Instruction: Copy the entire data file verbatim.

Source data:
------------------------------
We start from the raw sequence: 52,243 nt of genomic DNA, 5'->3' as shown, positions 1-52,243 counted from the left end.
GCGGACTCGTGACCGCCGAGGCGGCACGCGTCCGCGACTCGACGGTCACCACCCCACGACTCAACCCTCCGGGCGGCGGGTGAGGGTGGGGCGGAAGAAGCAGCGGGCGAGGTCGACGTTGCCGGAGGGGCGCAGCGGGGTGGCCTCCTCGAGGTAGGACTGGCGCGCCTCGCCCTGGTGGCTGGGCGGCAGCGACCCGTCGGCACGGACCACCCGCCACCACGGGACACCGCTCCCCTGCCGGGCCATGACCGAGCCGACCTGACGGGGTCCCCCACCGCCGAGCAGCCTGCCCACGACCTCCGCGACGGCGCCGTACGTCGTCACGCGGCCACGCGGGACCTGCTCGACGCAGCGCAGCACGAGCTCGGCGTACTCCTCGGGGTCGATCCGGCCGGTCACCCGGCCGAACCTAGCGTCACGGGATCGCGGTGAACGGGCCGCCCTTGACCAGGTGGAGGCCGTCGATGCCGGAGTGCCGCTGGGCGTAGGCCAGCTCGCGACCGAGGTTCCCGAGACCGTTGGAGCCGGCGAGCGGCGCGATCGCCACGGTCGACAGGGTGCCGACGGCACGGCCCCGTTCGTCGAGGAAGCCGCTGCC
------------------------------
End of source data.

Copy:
We start from the raw sequence: 52,243 nt of genomic DNA, 5'->3' as shown, positions 1-52,243 counted from the left end.
GCGGACTCGTGACCGCCGAGGCGGCACGCGTCCGCGACTCGACGGTCACCACCCCACGACTCAACCCTCCGGGCGGCGGGTGAGGGTGGGGCGGAAGAAGCAGCGGGCGAGGTCGACGTTGCCGGAGGGGCGCAGCGGGGTGGCCTCCTCGAGGTAGGACTGGCGCGCCTCGCCCTGGTGGCTGGGCGGCAGCGACCCGTCGGCACGGACCACCCGCCACCACGGGACACCGCTCCCCTGCCGGGCCATGACCGAGCCGACCTGACGGGGTCCCCCACCGCCGAGCAGCCTGCCCACGACCTCCGCGACGGCGCCGTACGTCGTCACGCGGCCACGCGGGACCTGCTCGACGCAGCGCAGCACGAGCTCGGCGTACTCCTCGGGGTCGATCCGGCCGGTCACCCGGCCGAACCTAGCGTCACGGGATCGCGGTGAACGGGCCGCCCTTGACCAGGTGGAGGCCGTCGATGCCGGAGTGCCGCTGGGCGTAGGCCAGCTCGCGACCGAGGTTCCCGAGACCGTTGGAGCCGGCGAGCGGCGCGATCGCCACGGTCGACAGGGTGCCGACGGCACGGCCCCGTTCGTCGAGGAAGCCGCTGCC